My chamomile tea and pumpkin bread was just proffered to me in the most quaint and ecologically sound of manners; a small ceramic pot of tea, a glass mug, plate and fork on a wooden tray.
That about describes this coffee shop and this town; taste and kitsch meet in the walls of the coffee shop – covered with cuttings from canvas coffee bean sacks and an endless collection of coffee pots of various shapes and sizes and vintages – and in the streets of the town, with its opposing one-way streets which collectively make up Main Street, small cafés, and more consignment, vintage, and thrift than is strictly necessary for a town of 5,000.
Quincy has been the seat of Plumas County since the county was officially established around the turn of the 19th century, and as such is steeped in the West Coast stylings of history. Chinese, Native Americans, the White Man, and a freedman named Jim Beckwourth all came together in various roles to develop a rich culture of basketry, beading, mining, logging, transportation, and agriculture.1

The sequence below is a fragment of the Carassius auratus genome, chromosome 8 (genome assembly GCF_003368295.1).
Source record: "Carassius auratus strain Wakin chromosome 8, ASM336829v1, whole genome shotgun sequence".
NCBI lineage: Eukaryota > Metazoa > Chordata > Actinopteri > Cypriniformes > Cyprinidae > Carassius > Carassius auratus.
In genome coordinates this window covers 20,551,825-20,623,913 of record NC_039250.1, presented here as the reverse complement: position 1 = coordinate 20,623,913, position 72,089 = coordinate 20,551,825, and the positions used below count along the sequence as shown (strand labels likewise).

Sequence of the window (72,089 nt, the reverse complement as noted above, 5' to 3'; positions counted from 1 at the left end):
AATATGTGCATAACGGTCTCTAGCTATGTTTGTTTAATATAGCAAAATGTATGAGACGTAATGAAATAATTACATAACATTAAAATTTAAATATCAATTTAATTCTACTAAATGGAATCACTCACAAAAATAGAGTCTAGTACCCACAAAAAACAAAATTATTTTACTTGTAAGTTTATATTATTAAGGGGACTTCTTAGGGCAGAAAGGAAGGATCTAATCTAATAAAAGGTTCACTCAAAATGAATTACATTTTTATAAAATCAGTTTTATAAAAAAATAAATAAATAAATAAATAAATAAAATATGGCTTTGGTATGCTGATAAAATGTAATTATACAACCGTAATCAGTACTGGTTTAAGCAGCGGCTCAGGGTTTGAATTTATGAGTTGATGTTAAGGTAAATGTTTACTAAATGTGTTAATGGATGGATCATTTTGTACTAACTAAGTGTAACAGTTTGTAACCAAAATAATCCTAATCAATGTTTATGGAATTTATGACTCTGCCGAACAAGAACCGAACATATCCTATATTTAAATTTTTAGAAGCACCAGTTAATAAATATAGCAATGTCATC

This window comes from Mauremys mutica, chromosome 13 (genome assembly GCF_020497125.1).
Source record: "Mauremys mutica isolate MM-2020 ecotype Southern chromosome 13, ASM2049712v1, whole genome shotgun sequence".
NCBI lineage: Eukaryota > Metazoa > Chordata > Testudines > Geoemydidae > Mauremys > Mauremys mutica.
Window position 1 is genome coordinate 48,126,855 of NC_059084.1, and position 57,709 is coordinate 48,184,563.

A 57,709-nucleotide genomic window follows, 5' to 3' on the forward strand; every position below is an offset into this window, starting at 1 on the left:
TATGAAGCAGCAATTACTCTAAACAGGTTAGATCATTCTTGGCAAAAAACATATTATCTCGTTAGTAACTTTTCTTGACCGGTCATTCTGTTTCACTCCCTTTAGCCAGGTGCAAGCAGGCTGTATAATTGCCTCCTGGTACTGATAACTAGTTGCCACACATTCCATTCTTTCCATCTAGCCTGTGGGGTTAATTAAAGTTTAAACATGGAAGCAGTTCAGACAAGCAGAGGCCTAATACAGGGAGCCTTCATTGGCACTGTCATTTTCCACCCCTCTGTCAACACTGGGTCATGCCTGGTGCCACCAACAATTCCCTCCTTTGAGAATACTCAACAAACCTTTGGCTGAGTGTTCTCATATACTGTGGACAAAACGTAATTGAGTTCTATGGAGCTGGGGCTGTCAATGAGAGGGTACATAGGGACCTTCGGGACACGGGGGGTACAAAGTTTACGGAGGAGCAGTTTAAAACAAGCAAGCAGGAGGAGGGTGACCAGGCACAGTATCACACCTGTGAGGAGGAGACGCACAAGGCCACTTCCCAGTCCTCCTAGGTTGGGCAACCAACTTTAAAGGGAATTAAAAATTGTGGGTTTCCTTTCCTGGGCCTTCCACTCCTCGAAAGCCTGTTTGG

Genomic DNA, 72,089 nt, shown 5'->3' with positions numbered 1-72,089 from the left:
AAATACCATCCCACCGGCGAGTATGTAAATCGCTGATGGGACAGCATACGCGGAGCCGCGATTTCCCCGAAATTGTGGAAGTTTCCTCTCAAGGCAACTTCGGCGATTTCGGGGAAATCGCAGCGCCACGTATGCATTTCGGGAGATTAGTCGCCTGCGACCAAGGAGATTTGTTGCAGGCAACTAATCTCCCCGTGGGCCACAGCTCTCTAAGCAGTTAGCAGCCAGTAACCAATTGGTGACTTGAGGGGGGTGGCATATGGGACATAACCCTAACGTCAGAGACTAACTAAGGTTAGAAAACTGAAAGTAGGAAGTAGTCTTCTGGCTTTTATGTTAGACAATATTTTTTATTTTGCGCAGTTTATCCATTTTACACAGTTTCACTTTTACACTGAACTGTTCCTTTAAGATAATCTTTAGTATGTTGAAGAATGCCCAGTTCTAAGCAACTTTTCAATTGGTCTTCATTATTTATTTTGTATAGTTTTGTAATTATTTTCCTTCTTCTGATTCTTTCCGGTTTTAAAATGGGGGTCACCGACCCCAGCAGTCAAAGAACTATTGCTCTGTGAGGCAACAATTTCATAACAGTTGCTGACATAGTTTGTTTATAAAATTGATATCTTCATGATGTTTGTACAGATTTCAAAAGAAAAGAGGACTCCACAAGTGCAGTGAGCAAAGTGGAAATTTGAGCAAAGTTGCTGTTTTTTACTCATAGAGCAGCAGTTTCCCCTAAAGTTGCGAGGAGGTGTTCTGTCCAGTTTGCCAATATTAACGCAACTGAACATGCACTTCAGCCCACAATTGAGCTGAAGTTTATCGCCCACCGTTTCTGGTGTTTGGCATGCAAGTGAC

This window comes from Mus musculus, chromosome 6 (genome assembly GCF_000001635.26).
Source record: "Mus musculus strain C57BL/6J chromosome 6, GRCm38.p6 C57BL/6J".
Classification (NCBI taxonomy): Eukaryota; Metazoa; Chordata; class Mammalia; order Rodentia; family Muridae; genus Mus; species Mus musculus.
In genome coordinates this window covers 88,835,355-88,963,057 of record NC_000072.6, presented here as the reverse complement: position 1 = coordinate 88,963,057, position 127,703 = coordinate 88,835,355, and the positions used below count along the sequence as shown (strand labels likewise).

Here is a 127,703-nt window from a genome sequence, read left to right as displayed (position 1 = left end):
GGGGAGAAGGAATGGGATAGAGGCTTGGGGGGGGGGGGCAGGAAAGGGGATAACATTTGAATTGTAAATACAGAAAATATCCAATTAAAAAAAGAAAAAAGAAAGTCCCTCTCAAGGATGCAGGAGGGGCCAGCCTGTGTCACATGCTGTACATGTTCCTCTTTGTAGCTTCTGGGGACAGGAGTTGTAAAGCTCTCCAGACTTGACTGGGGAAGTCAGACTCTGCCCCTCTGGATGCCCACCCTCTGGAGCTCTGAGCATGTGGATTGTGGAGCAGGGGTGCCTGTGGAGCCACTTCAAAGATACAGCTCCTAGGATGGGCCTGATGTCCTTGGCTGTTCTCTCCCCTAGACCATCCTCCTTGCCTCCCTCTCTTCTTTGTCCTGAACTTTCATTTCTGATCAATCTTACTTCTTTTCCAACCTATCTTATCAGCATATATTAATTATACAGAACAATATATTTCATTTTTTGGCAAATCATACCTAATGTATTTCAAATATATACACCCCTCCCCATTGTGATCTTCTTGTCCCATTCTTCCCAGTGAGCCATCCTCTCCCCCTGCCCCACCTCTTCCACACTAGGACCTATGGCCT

Aside from being the closest “real town” to our free campsite, it provides the indispensable benefit of providing free wi-fi in cutesy coffee shops, as well as excellent eavesdropping involving cow health and blurriness.
1All this information thanks to the $2 admission-fee
Plumas County Museum, which has more pictures of people in the old days
than anyone should ever care to see, but also has extensive collections
of heavy instruments for agriculture, mining, trains, blacksmithing, of
Maidu baskets, of porcelain dolls, of Boy Scout patches through the
ages, and of empty one-quart whiskey and bourbon bottles presumably
guzzled by grizzly miners during the gold rush. Unfortunately for those
drunk bastards, Plumas County was only lucky to have copper, quartz, and